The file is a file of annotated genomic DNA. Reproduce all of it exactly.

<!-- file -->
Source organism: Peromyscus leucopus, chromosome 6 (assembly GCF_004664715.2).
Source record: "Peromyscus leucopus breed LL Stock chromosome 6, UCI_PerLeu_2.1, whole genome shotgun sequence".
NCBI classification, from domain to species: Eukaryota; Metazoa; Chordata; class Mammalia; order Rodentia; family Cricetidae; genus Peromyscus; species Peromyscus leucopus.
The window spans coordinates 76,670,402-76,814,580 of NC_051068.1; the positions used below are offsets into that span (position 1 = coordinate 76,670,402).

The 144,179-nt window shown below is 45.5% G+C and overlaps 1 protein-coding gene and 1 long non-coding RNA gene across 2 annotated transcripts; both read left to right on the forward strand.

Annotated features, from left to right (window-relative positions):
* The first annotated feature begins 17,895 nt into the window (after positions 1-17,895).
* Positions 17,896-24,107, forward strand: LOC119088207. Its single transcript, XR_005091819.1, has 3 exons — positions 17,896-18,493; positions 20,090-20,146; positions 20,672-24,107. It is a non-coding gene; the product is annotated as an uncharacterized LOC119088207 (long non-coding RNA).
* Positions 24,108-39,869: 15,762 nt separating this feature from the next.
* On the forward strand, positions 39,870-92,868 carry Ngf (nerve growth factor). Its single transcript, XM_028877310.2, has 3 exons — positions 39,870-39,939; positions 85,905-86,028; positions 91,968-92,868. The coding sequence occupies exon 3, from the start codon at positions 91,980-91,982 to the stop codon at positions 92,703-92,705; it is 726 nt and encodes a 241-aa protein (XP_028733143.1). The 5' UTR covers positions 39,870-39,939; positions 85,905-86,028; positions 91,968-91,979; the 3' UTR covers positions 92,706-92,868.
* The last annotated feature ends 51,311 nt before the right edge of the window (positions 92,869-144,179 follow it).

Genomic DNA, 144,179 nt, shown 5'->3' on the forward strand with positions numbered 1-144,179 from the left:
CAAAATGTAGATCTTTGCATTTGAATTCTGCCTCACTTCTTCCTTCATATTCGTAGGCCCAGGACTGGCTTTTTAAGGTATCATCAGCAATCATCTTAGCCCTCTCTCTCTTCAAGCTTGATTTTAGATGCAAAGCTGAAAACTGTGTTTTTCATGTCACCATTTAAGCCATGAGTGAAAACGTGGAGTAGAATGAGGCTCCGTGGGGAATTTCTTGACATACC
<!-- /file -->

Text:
Source organism: Peromyscus leucopus, chromosome 6 (assembly GCF_004664715.2).
Source record: "Peromyscus leucopus breed LL Stock chromosome 6, UCI_PerLeu_2.1, whole genome shotgun sequence".
NCBI classification, from domain to species: Eukaryota; Metazoa; Chordata; class Mammalia; order Rodentia; family Cricetidae; genus Peromyscus; species Peromyscus leucopus.
The window spans coordinates 76,670,402-76,814,580 of NC_051068.1; the positions used below are offsets into that span (position 1 = coordinate 76,670,402).

The 144,179-nt window shown below is 45.5% G+C and overlaps 1 protein-coding gene and 1 long non-coding RNA gene across 2 annotated transcripts; both read left to right on the forward strand.

Annotated features, from left to right (window-relative positions):
* The first annotated feature begins 17,895 nt into the window (after positions 1-17,895).
* Positions 17,896-24,107, forward strand: LOC119088207. Its single transcript, XR_005091819.1, has 3 exons — positions 17,896-18,493; positions 20,090-20,146; positions 20,672-24,107. It is a non-coding gene; the product is annotated as an uncharacterized LOC119088207 (long non-coding RNA).
* Positions 24,108-39,869: 15,762 nt separating this feature from the next.
* On the forward strand, positions 39,870-92,868 carry Ngf (nerve growth factor). Its single transcript, XM_028877310.2, has 3 exons — positions 39,870-39,939; positions 85,905-86,028; positions 91,968-92,868. The coding sequence occupies exon 3, from the start codon at positions 91,980-91,982 to the stop codon at positions 92,703-92,705; it is 726 nt and encodes a 241-aa protein (XP_028733143.1). The 5' UTR covers positions 39,870-39,939; positions 85,905-86,028; positions 91,968-91,979; the 3' UTR covers positions 92,706-92,868.
* The last annotated feature ends 51,311 nt before the right edge of the window (positions 92,869-144,179 follow it).

Genomic DNA, 144,179 nt, shown 5'->3' on the forward strand with positions numbered 1-144,179 from the left:
CAAAATGTAGATCTTTGCATTTGAATTCTGCCTCACTTCTTCCTTCATATTCGTAGGCCCAGGACTGGCTTTTTAAGGTATCATCAGCAATCATCTTAGCCCTCTCTCTCTTCAAGCTTGATTTTAGATGCAAAGCTGAAAACTGTGTTTTTCATGTCACCATTTAAGCCATGAGTGAAAACGTGGAGTAGAATGAGGCTCCGTGGGGAATTTCTTGACATACC